The Art of Birdnapping

Every morning and evening, while driving to and from work, I pass through the famous Allah Wali Chowrangi at the end of Tariq Road and near the McDonalds branch there. It’s quite a sight, with a 3-D structure of Allah translated in Arabic, which is visible on all 4 approaching sides of the roundabout. A traffic signal is adequately positioned there so everyone gets to marvel it.

Marvel and of course, wait for the light to go green. While that happens, a lot of solicitations are encountered. These are of course the usual beggars, newspaper or magazine hawkers, flower peddlers, etc. Begging has already been described as an evil among all evils, as it is primarily done by even able-bodied men or women who can work for a living. Hawkers and peddlers on the other hand are engaged in a business activity, however they do risk getting hit if they don’t notice a green light turned on.

The worst of all these solicitations unfortunately, are the Birdnappers.

Karachiites have seen them: they’re the ones that approach you with a netted basket of sorts that contain different little birds (sparrows or swallows mostly). These birdnappers obviously capture them and hold them for ransom, and of course do release them when the ransom is paid. Since birds or their relatives (other birds obviously) don’t normally deal in currency and since these birdnappers don’t accept bread crumbs as a payment method, the birdnappers then accept any and all takers.

That’s right, for a measly amount (starting from Rs. 5 and so forth) you could release a captive bird, or more depending on how large your ransom amount is. Birdnappers goad and tempt all awaiting vehicle drivers at the red light to help these hapless little creatures that just can’t help but bounce and hop around the little cage, trying to flap their wings to freedom but fall short literally.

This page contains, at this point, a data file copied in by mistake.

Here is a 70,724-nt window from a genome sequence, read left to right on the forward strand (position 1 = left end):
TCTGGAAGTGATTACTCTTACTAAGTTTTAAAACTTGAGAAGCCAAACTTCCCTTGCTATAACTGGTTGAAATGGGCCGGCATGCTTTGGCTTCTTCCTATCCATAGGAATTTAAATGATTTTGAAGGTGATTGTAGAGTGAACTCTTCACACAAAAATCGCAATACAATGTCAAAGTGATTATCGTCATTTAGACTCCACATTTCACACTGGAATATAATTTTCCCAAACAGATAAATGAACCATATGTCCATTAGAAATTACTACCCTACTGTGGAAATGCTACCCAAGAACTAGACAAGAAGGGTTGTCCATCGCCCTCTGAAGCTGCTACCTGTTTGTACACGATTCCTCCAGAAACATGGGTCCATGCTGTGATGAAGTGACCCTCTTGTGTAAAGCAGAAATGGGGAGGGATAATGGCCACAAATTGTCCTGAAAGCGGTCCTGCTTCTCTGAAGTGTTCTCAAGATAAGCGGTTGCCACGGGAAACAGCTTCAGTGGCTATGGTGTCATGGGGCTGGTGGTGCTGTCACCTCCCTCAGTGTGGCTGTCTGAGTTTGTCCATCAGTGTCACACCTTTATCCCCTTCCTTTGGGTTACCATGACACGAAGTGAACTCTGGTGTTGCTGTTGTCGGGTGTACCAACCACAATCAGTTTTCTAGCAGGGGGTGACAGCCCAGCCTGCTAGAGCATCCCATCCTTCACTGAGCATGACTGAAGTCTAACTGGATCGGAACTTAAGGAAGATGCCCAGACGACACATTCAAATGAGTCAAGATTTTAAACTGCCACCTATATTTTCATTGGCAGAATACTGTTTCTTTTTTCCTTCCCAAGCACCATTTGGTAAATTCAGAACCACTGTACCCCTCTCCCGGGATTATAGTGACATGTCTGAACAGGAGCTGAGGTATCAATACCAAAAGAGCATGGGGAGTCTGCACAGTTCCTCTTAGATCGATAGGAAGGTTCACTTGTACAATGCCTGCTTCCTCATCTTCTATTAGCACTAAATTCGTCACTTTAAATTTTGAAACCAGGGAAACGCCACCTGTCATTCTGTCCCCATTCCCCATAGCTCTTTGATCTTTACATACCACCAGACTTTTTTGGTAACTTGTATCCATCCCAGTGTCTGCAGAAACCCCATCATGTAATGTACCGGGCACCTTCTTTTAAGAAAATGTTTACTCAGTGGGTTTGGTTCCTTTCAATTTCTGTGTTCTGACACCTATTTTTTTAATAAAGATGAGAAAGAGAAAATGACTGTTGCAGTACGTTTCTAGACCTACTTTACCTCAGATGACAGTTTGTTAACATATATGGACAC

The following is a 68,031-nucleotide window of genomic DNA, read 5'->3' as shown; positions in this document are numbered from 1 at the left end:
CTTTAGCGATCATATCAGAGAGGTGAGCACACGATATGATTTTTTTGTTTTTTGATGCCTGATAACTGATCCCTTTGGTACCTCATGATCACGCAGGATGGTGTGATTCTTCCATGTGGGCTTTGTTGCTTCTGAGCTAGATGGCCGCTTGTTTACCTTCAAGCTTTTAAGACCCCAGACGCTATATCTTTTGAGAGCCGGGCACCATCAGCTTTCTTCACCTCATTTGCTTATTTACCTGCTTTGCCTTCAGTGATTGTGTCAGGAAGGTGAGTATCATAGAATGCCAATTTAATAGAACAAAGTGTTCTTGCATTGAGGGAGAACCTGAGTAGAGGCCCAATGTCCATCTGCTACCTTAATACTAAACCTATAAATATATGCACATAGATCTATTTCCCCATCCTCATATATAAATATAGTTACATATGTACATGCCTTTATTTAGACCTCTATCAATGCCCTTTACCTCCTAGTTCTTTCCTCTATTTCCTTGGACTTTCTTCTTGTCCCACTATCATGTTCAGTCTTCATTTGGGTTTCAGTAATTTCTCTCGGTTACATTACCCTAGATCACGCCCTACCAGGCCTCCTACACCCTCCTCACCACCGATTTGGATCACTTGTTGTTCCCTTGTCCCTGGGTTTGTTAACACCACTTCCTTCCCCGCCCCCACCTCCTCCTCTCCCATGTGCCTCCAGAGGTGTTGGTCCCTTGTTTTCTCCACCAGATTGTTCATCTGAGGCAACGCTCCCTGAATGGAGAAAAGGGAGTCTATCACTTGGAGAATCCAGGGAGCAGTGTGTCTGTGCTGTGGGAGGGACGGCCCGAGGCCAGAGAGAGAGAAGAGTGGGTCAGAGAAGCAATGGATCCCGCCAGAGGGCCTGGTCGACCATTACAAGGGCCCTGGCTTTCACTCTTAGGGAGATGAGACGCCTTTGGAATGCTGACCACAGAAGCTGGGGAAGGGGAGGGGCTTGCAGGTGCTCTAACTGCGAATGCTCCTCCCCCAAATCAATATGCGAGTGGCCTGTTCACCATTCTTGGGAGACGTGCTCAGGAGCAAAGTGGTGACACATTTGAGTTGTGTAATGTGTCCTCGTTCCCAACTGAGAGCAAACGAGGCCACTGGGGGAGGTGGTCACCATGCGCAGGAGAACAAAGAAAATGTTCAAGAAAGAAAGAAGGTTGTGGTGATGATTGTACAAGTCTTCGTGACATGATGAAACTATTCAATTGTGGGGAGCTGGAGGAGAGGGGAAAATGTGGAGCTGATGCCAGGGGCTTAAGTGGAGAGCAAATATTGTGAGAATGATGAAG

I remember when I was a kid, I saw this public service message on an Indian TV Channel that categorized the capture, sale and purchase of any birds whatsoever as a crime. Juhi Chawla, a popular Indian movie star back then was a spokesperson for this ad, and she was quoted as saying that birds are as free to roam the sky as much as people are allowed to breathe fresh air or walk freely etc.

So this act of actually holding a living creature against their will is in fact a crime. More surprising of course is that the section in question has a Police cell with officers ‘readily’ waiting to tackle crime (read: bribe) . However, as normal opinion of police officers in the country goes, they have rotten luck catching any criminals, let alone one (or more) operating right under their collective nose.

Folks, this activity is happening not just at this, but many other traffic signals all over the city (not really sure about other cities). Birdnappers, with blatant disregard for the sanctity of life, capture these birds, solicit their release among any humanitarians willing to pay for their freedom, and eventually recapture those birds & more to start a brand new day! True these people are poor, uneducated, deprived of adequate employment etc, but they do or should have moral conscience. Birdnapping is no worse than actual kidnapping. Social ills may compel people to kidnap people for ransom, but that too is a crime, a big one. Of course, no body is actively prepared to stop the birdnapping menace as no NGO has come forward to highlight this issue and certainly the numbers of birdnappers don’t appear to be shrinking anytime soon.

This does test the mettle of any virtuous or non-virtuous person waiting at the signal. Emotional blackmail hits a lot of people where it matters, where people may end up having no choice. Especially one time when I saw a father giving in not just into blackmail, but also his 2 little kids who started crying because the pretty little birds couldnt fly in the sky. Or just crying because they wanted to see the birds do a trick or something, so they do their best one: Fly the hell away!!!

It looks as though as if any person with a moral conscience, passing up a ransom demand, and eventually the great Allah Wali Chowrangi will definitely be driving on with a guilty conscience.

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One thought on “The Art of Birdnapping

  1. I love the Sylvester and Tweety picture.

    I remember those people… sometimes you’d see a guy on a bicycle with netted cages balanced on his bike full of these chirping birds. I remember feeling sad looking at them. I’m completely against any bird being held captive as pets. Like you said, they’re meant to be up in the trees or sky, not in cages.

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